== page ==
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FCA: We will not constrain industry on pension freedoms

The FCA insists it does not want to constrain the industry ahead of next week’s pension freedoms despite raising concerns about the complexity of the new environment.

The regulator last week warned savers face new risks as a result of the development of “complex” and “difficult to compare” products resulting from the reforms.

Non-advised customers may also lose out as a result of providers shielding them from the full range of income options in favour of products they offer themselves, the FCA says,

But experts are frustrated by the FCA’s lack of action.

In the final report of its retirement income market study, published last month, the FCA says competition between providers of non-advised drawdown could be weakened by the variety of charges and investments, meaning consumers “are likely to find comparison of these products more difficult”.

There is a also a risk savers purchase products with embedded capital and income guarantees that they do not need or understand, the report warns. In addition, the FCA says blended products that combine guarantees and flexible access will be hard to compare.

Speaking to Money Marketing, FCA director of competition Mary Starks insists the regulator is “keen not to constrain” the industry.

But she adds: “It’s undoubtedly true comparisons will be more complex and we don’t want the industry obfuscating.”

TUC pensions policy officer Tim Sharp says: “Even relatively modest measures to assist consumers, such as giving rules of thumb for drawdown or cash withdrawal levels, have been kicked into the long grass.

“There is a real risk that just as regulators and Government dawdled for years while many savers were sold poor value annuities, they will stand by as people struggle to get a fair deal under the new rules. Being ripped off in a different way is a curious form of freedom.”

The regulator also says providers may use the new uncrystallised funds pension lump sum withdrawal option to give customers access to their pensions and warns firms could present UFPLS as a default option without properly explaining alternatives.

Firms developing direct-to-consumer business models need to be “mindful” of the boundaries between information-only, regulated advice and a personal recommendation, the FCA says.

The regulator has found evidence of firms only providing information on options they offer, rather than all the retirement income options available.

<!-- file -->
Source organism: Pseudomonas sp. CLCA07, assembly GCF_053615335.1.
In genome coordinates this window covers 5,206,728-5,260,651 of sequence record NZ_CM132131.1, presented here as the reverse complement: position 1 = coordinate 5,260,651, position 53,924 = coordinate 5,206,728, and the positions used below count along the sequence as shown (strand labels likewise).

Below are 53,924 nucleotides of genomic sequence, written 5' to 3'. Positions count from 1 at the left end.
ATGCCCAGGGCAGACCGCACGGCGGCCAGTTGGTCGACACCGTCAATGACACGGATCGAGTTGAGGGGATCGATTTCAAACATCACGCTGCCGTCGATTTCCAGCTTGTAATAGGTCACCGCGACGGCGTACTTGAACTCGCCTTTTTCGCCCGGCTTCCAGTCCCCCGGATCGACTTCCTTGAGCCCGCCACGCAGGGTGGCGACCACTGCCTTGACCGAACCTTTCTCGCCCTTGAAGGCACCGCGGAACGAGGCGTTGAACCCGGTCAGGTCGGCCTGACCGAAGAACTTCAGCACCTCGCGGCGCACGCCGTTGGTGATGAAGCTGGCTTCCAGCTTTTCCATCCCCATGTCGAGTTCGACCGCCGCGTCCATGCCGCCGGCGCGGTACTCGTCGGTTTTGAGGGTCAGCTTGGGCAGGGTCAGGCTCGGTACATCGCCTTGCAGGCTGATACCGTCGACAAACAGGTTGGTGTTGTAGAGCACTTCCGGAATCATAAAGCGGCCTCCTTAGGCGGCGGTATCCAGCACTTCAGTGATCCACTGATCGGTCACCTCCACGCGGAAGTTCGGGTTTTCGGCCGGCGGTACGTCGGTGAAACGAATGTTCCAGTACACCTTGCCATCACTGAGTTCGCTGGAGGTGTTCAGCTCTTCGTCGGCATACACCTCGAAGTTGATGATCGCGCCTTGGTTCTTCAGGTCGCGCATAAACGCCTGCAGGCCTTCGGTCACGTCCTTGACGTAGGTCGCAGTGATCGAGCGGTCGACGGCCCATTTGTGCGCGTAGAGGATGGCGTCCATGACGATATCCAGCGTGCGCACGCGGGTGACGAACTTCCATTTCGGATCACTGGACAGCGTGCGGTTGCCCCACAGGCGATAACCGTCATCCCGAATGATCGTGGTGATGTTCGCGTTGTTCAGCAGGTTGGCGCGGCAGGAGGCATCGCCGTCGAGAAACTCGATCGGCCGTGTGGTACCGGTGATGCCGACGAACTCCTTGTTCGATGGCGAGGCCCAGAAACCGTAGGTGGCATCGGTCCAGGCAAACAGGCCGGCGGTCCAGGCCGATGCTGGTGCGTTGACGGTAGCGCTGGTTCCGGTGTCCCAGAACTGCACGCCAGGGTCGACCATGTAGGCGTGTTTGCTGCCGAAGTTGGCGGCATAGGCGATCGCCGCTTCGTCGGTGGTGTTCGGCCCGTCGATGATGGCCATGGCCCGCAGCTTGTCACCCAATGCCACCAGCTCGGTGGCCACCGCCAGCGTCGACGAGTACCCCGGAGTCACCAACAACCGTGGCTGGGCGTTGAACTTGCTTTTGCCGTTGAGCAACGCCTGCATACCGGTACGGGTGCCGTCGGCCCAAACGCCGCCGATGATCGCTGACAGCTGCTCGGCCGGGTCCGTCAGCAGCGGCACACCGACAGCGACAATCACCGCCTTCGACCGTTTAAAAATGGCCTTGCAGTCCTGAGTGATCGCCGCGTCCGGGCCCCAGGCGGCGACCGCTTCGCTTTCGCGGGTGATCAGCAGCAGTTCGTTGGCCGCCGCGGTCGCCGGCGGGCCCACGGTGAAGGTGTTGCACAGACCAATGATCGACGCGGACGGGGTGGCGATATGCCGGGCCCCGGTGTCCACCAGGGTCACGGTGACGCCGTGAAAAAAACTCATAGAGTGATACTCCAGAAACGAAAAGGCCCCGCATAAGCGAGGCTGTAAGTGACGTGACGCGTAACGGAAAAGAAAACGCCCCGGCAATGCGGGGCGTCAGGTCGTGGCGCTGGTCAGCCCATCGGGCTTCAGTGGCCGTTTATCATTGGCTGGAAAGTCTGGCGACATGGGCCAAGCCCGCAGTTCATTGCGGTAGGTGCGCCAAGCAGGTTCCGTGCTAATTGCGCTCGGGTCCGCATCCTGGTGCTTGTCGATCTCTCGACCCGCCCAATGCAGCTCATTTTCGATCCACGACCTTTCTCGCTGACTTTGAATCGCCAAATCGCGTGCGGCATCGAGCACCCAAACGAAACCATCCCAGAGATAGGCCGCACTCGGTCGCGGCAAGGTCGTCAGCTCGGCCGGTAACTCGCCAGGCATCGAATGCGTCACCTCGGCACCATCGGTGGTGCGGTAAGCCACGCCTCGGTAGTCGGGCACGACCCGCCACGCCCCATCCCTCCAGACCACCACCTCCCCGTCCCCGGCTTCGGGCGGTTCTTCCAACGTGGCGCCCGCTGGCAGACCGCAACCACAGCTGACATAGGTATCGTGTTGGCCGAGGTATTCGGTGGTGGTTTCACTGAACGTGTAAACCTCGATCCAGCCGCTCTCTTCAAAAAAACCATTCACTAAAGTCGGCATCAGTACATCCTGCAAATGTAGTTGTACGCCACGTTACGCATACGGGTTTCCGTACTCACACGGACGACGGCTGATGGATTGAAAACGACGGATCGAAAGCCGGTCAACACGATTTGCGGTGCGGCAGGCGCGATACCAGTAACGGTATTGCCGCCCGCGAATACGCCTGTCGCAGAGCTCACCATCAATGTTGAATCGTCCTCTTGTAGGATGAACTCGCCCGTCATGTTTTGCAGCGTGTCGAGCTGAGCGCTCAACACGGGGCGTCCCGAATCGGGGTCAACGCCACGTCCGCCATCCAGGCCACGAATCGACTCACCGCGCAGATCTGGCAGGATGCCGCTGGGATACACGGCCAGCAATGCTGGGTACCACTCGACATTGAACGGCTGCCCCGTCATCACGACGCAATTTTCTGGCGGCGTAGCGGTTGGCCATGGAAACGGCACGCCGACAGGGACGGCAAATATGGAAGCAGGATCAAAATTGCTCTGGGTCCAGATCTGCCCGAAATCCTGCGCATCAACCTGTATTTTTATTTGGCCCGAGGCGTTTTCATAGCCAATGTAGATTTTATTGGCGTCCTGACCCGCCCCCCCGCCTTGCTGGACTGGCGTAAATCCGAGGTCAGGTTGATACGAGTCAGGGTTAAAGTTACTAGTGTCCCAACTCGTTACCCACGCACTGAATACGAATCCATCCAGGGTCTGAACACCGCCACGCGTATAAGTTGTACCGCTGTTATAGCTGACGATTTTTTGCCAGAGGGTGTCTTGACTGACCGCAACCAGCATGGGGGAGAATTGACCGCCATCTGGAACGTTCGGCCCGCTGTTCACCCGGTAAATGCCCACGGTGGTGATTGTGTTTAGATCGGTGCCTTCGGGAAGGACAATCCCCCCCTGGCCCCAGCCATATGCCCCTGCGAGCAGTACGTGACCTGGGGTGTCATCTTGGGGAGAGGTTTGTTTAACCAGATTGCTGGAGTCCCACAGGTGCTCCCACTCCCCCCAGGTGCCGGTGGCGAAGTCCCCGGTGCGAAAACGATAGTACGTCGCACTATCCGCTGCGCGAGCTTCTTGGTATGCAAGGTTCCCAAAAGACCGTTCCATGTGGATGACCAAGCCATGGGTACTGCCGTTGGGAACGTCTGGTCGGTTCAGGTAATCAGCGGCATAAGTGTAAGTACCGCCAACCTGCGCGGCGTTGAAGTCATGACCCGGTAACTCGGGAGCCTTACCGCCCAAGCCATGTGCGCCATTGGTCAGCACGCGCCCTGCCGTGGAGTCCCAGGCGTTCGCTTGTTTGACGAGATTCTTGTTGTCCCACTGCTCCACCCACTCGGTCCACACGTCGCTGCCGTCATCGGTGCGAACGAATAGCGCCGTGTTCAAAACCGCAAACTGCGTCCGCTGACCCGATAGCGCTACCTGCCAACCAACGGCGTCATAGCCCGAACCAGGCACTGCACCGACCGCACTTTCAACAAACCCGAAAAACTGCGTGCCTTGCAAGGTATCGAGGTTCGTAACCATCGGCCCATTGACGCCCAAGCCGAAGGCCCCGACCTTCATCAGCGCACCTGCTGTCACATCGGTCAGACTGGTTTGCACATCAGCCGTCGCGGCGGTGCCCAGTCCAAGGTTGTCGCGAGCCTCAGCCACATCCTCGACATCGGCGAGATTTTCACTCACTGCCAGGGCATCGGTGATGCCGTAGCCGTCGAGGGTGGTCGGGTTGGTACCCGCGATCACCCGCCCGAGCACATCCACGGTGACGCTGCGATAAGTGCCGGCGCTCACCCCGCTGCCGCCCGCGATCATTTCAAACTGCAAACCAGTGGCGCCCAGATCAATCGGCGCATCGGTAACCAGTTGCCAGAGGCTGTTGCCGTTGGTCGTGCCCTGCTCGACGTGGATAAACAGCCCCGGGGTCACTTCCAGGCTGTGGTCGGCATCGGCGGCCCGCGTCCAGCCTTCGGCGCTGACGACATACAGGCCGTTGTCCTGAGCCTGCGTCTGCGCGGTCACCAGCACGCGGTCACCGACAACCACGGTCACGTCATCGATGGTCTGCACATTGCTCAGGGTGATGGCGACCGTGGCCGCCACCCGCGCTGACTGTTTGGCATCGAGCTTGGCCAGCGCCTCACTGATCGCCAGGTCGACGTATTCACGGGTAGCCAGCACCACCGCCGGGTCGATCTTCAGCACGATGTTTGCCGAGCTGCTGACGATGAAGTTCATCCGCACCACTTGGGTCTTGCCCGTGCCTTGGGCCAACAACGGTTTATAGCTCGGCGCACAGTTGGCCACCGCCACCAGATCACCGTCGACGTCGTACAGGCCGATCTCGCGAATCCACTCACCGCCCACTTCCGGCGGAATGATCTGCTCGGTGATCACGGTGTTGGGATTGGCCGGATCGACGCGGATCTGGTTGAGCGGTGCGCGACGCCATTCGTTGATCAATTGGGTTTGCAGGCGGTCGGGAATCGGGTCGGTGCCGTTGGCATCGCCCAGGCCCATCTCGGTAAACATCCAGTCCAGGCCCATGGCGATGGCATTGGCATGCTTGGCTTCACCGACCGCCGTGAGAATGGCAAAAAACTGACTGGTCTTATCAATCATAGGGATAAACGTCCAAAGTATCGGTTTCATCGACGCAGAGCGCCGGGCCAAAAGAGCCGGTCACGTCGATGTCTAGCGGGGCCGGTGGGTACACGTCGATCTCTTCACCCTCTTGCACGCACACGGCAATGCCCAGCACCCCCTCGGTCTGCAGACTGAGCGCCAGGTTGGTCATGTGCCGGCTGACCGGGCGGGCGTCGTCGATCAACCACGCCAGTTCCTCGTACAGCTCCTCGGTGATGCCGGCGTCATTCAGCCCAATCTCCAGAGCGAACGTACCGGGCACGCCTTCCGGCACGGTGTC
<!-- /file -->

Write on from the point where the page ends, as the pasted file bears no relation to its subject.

Starks says: “The concerns we’re expressing are hypothetical, the kind of things we want to see happening going forward. We’re not at the moment accusing anybody of anything.

“It’s about setting out clearl there are things we want to see – we want to see firms making products that meet consumer needs. We do want to see firms innovating around how they talk to consumers. We don’t want to see complex and opaque charging.

“Likewise we are focused on the choice architecture that firms use to steer consumers down routes that have sales targets or profit margins in mind, not appropriate consumer outcomes.”

The final report confirms the regulator will be continuing to work on the remedies proposed in an interim report published in December.

These include including a new requirement on providers to show how their annuity rates compare to the open market, to consider how they and the guidance service Pension Wise “frame” different products, slimming down wake-up packs, and the long-term development of a pensions “dashboard” to pull together relevant financial details.

But providers say the regulator has not done enough to boost shopping around.

Royal London chief executive Phil Loney says: “This [the annuity comparison] is a step in the right direction but we suggest that the current market failure will only be addressed if providers are required go further. Instead of an anonymous annuity quote, providers should be required by the regulator to identify the top three competitors’ quotes by name.”

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Comments

There are 10 comments at the moment, we would love to hear your opinion too.